- UCLPartners boss sets out concerns to Jim Mackey after experience with Essex success regime
- Sir David Fish cites unrealistic targets and insufficient central support for areas driving major reconfiguration
- Warns regulators that “old style” approaches would hamper collaboration
- However, he says he is “very impressed” with recent changes made under Mackey
An influential NHS figure has issued a stark warning to Jim Mackey on how unrealistic targets, insufficient central support and divisive regulatory tactics are hampering local efforts to reconfigure services.
UCLPartners managing partner Professor Sir David Fish also warned the NHS Improvement chief executive that “old style approaches” – such as control totals for organisations – would drive “defensive behaviour” and impede joint working.
Sir David set out his concerns in a letter sent in February following three months as interim chair of the mid and south Essex success regime. He outlined how local plans were being undermined by “mixed messages” and “resistance” from regulators.
The respected academic health science network leader said he had shared his views with other senior figures and found “the story in Essex is not unusual”.
A “key observation” from Essex was that “frontline staff, myself included, feel unsupported given the journey we have been asked to undertake”, he said.
The letter, seen by HSJ, continued: “In the absence of adequate support, headroom for local leaders, and bridging resources this installs a fear of perceived failure to meet (unreasonable) expectations, or plans that are not fully owned, which will drive defensive behaviours more than delivery at pace.
“If regulators rely on, or return to focus on, old style approaches and plans for individual organisations that split partnership working, it goes against the challenging missions of [the Five Year Forward View] and success regimes.”
He outlined how organisations in the Essex regime wanted to move away from old style volume contracts to focus on population level funding, but individual control totals and sustainability and transformation fund rules were impeding progress.
The revelations follow system leaders announcing a highly ambitious target in March for the Essex success regime, which requires the health economy to wipe out a £216m deficit by March 2019.
It is forecast that, in its current form, the services in the region would require £2.25bn of funding by 2018-19, but would only receive £2.03bn.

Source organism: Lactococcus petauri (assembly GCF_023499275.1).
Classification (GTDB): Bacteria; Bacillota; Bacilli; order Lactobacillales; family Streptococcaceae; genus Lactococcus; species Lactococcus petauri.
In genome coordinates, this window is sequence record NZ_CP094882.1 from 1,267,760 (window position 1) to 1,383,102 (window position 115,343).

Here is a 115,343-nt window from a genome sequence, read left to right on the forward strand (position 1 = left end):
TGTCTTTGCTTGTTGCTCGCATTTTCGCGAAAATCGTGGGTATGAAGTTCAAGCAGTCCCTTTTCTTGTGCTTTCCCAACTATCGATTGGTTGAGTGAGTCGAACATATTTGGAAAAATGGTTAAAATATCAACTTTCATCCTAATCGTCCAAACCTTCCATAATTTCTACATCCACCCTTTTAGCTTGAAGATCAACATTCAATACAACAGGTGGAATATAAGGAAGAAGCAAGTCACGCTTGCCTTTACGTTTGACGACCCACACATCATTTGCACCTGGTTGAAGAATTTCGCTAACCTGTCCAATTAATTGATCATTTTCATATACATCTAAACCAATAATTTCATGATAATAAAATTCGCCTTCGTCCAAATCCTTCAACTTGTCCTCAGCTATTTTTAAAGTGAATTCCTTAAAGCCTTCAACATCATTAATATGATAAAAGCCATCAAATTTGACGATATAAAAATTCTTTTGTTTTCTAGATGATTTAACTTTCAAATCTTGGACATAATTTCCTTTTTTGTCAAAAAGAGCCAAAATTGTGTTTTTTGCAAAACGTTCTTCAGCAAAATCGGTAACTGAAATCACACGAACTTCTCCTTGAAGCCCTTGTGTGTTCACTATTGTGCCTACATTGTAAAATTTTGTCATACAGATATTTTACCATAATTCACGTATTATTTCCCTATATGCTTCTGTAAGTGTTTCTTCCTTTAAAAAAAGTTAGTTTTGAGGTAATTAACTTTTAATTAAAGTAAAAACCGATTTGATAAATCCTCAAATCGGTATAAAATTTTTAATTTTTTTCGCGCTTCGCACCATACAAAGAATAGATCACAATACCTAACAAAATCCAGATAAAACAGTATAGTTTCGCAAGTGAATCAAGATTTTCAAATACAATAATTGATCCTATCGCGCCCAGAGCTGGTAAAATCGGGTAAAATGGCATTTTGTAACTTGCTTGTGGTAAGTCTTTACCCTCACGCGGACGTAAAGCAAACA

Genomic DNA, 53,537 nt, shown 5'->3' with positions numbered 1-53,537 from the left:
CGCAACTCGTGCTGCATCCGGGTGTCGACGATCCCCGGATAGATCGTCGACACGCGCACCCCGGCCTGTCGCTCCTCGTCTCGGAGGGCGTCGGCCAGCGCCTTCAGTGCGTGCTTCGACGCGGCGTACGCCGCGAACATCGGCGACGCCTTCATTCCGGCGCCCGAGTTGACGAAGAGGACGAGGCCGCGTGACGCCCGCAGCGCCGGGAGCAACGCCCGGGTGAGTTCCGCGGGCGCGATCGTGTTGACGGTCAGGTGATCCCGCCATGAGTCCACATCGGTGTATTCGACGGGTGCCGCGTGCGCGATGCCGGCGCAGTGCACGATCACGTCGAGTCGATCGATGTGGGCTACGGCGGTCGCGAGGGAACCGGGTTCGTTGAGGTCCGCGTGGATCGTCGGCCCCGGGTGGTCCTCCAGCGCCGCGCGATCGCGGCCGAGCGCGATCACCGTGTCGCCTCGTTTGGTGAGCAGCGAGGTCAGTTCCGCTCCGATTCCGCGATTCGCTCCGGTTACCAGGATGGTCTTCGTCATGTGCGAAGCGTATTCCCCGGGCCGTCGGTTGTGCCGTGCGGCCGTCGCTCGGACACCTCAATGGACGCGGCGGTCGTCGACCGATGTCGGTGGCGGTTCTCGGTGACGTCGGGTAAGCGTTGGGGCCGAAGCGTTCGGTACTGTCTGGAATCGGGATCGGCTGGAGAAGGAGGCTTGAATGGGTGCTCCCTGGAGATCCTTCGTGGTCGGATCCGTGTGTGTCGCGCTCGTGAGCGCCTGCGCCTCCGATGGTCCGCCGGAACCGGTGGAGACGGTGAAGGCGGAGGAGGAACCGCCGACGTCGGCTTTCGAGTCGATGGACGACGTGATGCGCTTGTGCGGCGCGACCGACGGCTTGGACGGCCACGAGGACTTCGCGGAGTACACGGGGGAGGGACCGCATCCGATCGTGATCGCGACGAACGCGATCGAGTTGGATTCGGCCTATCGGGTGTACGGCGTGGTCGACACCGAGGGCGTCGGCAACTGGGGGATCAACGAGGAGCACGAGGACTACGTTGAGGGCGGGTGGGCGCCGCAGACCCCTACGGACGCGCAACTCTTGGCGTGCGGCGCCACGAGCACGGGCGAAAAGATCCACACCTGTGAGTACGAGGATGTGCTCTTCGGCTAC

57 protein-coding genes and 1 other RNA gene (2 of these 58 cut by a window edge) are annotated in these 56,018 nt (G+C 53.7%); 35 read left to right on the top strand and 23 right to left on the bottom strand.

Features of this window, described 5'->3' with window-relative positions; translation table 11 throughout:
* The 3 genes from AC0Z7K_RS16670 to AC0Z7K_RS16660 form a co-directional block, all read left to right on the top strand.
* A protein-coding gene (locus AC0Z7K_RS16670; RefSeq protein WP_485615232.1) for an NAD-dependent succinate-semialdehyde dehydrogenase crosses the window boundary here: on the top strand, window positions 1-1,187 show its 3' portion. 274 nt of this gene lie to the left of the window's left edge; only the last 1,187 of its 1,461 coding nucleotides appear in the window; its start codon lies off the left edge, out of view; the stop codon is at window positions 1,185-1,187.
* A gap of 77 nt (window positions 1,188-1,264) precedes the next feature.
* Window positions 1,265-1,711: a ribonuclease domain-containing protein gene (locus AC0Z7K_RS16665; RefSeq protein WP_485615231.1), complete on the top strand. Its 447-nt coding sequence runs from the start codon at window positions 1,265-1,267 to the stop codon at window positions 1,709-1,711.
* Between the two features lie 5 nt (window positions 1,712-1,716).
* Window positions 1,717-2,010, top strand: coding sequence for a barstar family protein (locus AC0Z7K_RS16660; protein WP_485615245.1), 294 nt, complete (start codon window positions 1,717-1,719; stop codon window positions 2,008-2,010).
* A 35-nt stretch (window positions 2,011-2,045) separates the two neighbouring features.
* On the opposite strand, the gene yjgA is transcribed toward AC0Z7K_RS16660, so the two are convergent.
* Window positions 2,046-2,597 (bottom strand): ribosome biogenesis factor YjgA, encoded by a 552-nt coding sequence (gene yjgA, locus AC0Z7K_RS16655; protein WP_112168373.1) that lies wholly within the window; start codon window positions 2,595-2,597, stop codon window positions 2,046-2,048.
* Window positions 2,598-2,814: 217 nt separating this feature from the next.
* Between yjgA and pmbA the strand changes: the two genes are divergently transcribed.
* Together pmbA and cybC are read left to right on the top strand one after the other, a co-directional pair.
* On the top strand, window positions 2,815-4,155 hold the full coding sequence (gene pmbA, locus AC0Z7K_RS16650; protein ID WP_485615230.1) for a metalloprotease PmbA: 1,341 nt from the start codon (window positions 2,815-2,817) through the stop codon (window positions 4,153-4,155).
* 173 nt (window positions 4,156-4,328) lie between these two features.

The three acute providers involved have established plans for a “group model” in which a leadership team would run the three trusts with combined revenues of £840m, as a “network” of hospitals with a “flexible workforce”
Sir David’s letter said there was “disappointment about the apparent national nervousness and uncertainty on group models”. Local leaders were forced to get external legal advice “rather than more senior direct input from NHS Improvement”, he said.
UCLPartners told HSJ last week Sir David stands by his critique, but he had been “very impressed” with the progress made by NHSI under Mr Mackey to change to regulator’s approach.
In a statement he added: “[Mr Mackey] has already significantly mobilised the organisation towards a partnership based approach to support the new ways of working described in the Five Year Forward View.
“It takes time for large, complex organisations to change their approach – and adapting to both regulate and support new systems of care is a huge task – but change is happening at a local and national level.
“However, with an population based system of care, the acute sector is only one component, so it is essential for all parties to work together to enable the best out of hospital care for patients.
“As always, the key to success will be continued alignment and flexibility on all sides to deliver the pace of change required.”
Sir David said he had seen the “change first hand in south and mid Essex over recent weeks as their group model for acute providers develops, which aligns much more with the messages of intent coming from the national bodies”.